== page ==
Lately my son has been reading through a hefty Omnibus of the John Byrne run of Fantastic Four issues. He remarked how different they felt from modern comics. At first he couldn’t quite put his finger on what was different, but eventually it came to him: a lot of space was devoted to filling the reader in on background details that were relevant to the story. Comics today seldom do this.
There is a great deal of irony here. First, the comics industry desperately needs new readers and seems clueless as to how to acquire them. And yet they continue to pump out stories that are so deeply buried in continuity that they are uninviting for a new reader. Certainly, comics today are more sophisticated in their storytelling. Fans point to this increase in complexity as a sign of how much comics have improved in the past few decades. And in many ways they are right. However, this same complexity means that someone new cannot pick up a comic with any hope of understanding what is going on.
Frequently someone will wander into my store having just seen an Iron Man or Thor movie and ask about the comics. I do my best to summarize what is going on, but the current plotlines are so convoluted they inevitably get confused and leave without purchasing anything. DC’s very successful relaunch of their line of comics in 2011 did wonders in allowing new readers an entry point into comics, but already many of those books are beginning to get some weighty continuity of their own. And Marvel’s success at the movies means most of the casual people off the streets are looking for a Thor or Iron Man or Avengers comic to read and Marvel is simply not “new-reader” friendly.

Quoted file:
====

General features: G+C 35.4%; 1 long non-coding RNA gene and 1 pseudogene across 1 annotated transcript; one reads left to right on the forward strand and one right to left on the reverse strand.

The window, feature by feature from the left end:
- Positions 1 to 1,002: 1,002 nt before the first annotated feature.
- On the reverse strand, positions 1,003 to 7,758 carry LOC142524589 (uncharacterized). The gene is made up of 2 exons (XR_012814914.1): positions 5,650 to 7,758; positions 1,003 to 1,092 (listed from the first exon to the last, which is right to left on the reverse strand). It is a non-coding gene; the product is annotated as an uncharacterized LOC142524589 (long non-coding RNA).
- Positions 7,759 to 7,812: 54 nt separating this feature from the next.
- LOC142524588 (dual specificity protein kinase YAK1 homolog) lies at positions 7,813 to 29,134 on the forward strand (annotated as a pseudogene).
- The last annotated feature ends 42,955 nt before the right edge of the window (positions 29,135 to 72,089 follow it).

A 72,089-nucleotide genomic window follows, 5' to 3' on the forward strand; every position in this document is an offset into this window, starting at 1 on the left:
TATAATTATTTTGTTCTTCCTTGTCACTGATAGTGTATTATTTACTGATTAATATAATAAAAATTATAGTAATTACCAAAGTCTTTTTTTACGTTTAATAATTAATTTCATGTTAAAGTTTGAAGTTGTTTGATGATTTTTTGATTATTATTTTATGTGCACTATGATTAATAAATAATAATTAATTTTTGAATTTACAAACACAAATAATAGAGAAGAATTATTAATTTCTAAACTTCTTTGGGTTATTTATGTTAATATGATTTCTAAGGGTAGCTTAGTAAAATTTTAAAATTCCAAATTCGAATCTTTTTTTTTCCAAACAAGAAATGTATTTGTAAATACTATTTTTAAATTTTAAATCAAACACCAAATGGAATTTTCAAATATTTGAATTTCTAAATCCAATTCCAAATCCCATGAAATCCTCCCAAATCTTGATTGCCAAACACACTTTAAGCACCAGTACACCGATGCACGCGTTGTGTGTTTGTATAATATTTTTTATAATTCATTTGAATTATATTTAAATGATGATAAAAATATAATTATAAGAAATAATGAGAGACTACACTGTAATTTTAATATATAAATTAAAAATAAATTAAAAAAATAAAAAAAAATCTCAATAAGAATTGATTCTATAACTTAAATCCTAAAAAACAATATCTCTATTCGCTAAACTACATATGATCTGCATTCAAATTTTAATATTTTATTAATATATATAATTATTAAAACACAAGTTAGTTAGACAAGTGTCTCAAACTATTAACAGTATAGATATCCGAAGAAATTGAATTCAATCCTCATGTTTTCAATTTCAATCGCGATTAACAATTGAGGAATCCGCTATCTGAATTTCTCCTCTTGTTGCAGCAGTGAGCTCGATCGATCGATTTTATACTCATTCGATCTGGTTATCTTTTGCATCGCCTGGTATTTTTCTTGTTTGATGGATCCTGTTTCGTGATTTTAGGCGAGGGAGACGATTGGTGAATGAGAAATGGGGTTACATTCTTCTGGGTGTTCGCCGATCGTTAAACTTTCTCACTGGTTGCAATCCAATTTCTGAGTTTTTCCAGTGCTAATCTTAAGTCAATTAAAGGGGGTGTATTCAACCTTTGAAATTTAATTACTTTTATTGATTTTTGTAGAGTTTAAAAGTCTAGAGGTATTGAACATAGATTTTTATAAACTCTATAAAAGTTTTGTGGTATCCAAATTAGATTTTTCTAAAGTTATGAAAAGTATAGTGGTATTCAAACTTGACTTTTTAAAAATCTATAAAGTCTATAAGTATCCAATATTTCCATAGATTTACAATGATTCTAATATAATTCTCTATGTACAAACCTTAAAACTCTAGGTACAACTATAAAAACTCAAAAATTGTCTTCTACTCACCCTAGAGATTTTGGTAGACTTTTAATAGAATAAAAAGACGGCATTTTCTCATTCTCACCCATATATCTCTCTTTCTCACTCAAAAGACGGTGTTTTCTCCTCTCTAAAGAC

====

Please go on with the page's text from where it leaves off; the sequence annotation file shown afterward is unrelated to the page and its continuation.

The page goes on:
A second irony is this: thirty years ago you could pick up most comic titles off the stands and start reading without confusion. These books were numbered consecutively, so chances are you would be picking up Fantastic Four #240 or Thor #310 or some other high number. Once the numbering began for a book, the publishers kept it going, no matter how many times the readership might turn over. Conversely, these days a book is lucky to make it 50 issues before the publisher restarts the numbering for some arbitrary reason. Wolverine in particular keeps getting restarts even though the story in the “first” issue of the new series is likely continued directly from the “last” issue of the previous series. So what that means is thirty years ago you could pick up Captain America #287 as an introduction to the series and start reading with no problem, where today you might pick up Captain America #1 and be completely confused as to what is going on, unless you had happened to read the last twenty or thirty issues of the preceding series.
In their defense, I understand why the publishers do this. Every day someone comes into my store and asks for a good series to read. If I direct them to any title with a number past the single digits they inevitably put it back on the shelf and ask “Don’t you have anything that… you know….just started?” Which brings me to irony number three. Potential fans are obsessed with getting in on a series at the beginning, and yet at the same time they want an iconic “brand name” character. Unfortunately they are about fifty years too late to pick up the first issues of Hulk or Spider-Man, but they are not interested in giving something like Bloodshot a try because it is an unknown quantity (i.e. – no movie yet). So instead they fall for Marvel’s marketing gimmick and pick up the latest Number One, and wind up totally confused at the bogged down story that is already well underway. These potential comic fans aren’t coming back, folks. It’s easier to just go watch the latest movie. And still the publishers scratch their heads and wonder why sales continue to erode year after year.
Giving the people what they want is not always the best idea, especially when what they think they want is yet another Wolverine #1.